Technology can make marketing more efficient, but there's a hitch.
Can marketing be automated? Marketers and ad technology vendors are betting that it can, although the word "automation" better describes an automobile assembly line than creative advertising campaigns.
A search on Google for "marketing automation" turns up 2.37 million results plus ads from Aprimo, Unica, Silverpop, and SAS. Marketing software company HubSpot's purchase this month of Performable, an 18-person marketing automation software company, also suggests heightened interest in this area. "The way people learn, shop for and buy products has changed, and marketers need to adapt to these changes if they want to succeed," HubSpot CEO Brian Halligan said in a blog post, announcing the deal.
Where did the term "marketing automation" come from? In the 1990s, Internet marketers Corey Rudl and Derek Gehl launched products that could be considered marketing automation tools, including MailLoop for bulk email delivery. "I would not say we called it 'marketing automation,' but it was automating your Internet business. We were always looking for tools to help with heavy-lifting tasks," Gehl recalled in a phone interview.
Fast-forward to today. Many vendors that offer marketing automation software, such as Marketo, Silverpop, and Eloqua also offer email marketing tools. So that begs the question: Is marketing automation actually email marketing on steroids? "No," said Eloqua Chief Marketing Officer Brian Kardon. "That's a common misconception." He said automation can be used for all forms of communication, including social media, SMS, direct mail, face to face, and webinars.
Marketing automation is a "mission-critical" system for B2B companies because they must communicate with customers and prospects in new ways, said Jeff Ernst, a Forrester Research analyst, in a report. What's fueling this change? He said buyers are doing more research on their own, buying cycles are getting longer, and more stakeholders are involved in the buying process.
Applications range from those that emphasize so-called revenue performance management, which includes lead nurturing and scoring, to programs that are part of broader integrated marketing efforts that tie together customer relationship management, predictive analytics, behavioral targeting, and more.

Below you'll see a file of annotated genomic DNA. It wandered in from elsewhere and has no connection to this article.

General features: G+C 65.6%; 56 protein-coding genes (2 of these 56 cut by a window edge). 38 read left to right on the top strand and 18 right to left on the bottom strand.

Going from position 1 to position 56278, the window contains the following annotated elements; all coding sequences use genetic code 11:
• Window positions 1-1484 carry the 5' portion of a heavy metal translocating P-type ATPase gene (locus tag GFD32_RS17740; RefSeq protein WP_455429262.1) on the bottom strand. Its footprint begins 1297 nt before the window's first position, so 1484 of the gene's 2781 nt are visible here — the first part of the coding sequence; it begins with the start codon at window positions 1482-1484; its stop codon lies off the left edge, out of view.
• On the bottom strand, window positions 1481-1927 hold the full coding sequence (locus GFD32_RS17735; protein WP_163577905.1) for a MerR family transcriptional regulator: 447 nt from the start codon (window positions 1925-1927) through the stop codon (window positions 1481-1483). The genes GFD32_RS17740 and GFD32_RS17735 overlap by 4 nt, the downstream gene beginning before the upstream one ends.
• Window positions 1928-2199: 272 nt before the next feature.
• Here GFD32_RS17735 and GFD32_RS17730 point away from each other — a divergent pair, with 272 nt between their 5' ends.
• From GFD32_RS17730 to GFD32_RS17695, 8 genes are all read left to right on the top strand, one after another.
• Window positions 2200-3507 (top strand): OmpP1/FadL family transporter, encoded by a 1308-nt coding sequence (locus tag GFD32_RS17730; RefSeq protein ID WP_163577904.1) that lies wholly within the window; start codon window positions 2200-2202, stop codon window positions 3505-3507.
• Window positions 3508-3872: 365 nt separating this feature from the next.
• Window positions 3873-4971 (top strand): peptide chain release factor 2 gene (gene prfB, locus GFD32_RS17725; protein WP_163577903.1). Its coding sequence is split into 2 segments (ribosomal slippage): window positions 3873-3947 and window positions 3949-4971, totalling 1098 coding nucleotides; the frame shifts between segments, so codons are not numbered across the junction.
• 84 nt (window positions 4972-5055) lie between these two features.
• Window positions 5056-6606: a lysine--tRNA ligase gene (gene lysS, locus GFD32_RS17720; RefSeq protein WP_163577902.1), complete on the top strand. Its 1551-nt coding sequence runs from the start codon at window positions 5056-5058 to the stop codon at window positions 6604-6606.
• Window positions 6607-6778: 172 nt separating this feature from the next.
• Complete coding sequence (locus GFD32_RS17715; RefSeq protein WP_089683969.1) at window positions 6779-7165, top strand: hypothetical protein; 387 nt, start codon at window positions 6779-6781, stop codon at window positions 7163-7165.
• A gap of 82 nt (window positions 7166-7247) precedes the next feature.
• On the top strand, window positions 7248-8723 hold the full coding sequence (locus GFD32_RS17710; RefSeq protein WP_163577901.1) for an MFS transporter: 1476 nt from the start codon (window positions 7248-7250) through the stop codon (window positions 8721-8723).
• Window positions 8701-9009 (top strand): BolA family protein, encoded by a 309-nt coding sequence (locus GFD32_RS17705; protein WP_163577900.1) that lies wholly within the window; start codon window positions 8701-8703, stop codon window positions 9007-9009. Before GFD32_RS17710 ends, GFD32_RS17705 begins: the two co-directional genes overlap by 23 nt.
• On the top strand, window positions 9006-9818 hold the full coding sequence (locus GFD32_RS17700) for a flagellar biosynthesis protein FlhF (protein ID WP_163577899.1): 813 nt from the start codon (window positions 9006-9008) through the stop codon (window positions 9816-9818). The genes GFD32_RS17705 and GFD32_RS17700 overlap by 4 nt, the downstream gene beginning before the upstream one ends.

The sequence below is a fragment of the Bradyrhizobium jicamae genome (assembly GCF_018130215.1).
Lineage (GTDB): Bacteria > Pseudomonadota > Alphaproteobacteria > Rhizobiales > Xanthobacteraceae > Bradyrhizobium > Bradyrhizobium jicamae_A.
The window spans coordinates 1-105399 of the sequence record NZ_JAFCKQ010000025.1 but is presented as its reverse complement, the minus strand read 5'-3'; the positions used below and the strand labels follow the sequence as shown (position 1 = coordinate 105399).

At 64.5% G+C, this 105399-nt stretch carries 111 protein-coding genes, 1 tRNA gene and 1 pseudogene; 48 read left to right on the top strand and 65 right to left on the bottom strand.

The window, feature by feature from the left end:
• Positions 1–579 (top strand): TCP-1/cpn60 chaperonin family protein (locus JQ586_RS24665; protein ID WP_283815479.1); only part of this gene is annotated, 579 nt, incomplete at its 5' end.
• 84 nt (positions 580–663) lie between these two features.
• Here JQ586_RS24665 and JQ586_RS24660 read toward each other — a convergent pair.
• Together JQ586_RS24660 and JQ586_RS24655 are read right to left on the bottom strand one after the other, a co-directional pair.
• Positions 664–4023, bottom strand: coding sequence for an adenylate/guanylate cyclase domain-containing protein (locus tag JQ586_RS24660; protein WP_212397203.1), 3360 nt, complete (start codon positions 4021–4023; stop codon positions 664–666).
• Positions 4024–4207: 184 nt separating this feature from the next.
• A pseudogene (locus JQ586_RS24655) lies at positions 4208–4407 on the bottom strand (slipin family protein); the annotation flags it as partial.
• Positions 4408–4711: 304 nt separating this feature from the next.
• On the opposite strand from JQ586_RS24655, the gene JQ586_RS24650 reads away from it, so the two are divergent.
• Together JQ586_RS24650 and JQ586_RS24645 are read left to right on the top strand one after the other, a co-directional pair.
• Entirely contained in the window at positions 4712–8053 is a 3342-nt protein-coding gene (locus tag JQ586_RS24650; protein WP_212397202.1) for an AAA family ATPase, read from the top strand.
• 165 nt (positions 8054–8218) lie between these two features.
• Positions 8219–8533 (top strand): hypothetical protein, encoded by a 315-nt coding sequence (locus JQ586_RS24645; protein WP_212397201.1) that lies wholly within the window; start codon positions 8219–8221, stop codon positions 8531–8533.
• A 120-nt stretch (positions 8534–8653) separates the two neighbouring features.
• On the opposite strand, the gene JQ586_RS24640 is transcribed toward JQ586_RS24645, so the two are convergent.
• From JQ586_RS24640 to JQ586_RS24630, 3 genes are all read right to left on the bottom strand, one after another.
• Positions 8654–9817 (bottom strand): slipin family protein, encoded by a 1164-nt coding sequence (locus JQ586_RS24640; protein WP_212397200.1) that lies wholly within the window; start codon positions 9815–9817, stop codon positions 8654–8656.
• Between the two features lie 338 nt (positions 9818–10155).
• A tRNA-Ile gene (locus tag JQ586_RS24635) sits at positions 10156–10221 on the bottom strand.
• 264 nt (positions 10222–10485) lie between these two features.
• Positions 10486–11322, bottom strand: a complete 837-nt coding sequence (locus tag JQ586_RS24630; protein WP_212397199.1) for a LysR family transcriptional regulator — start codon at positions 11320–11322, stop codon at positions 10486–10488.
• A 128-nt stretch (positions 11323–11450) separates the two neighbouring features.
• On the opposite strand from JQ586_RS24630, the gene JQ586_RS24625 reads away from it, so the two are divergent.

While marketing automation programs hold the promise of making marketing and sales efforts more efficient, marketers agree that lots of preparation is needed. Obstacles to success include: poorly defined requirements; lack of coordination among sales, marketing, and information technology teams; and failure to establish a campaign strategy.
"While automation gives a 'set it and forget it' vibe, those who are constantly monitoring their campaigns and making adjustments will typically see the greatest success. Is a 30-day lead nurturing program better than a 90-day program? Which form on my landing page is getting more responses? These are the kinds of questions that require human intervention," advised Adam Blitzer, chief operating officer at Pardot.
To learn what's needed to implement an effective marketing automation program, I reached out to executives at five ad tech vendors - Teradata's Aprimo, Eloqua, Marketo, Pardot, and IBM's Unica - and asked them via email to define marketing automation, discuss pain points, and identify skills for the new role of marketing automation manager.
"Research from one of our consulting partners, Accenture, showed that a typical $1 billion brand can secure $35 million to $70 million in annual benefits by addressing marketing efficiency and effectiveness. If those efficiencies are redirected into strategic thinking and new creative programming, the potential to increase top-line revenue is significant. So as important as automation is, it can't turn that $35 million in savings into $100 million in new revenue, only people can," said Stephanie Miller, vice president, digital messaging, at Aprimo.
Bottom line: technology can help automate some marketing processes, but successful marketing programs still require smart creative people.
Anna Maria Virzi is off today. This column was originally published June 24, 2011.
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Anna Maria Virzi, ClickZ's executive editor from 2007 until 2012, covered Internet business and technology since 1996. She was on the launch team for Ziff Davis Media's Baseline and also worked at Forbes.com, Web Week, Internet World, and the Connecticut Post.
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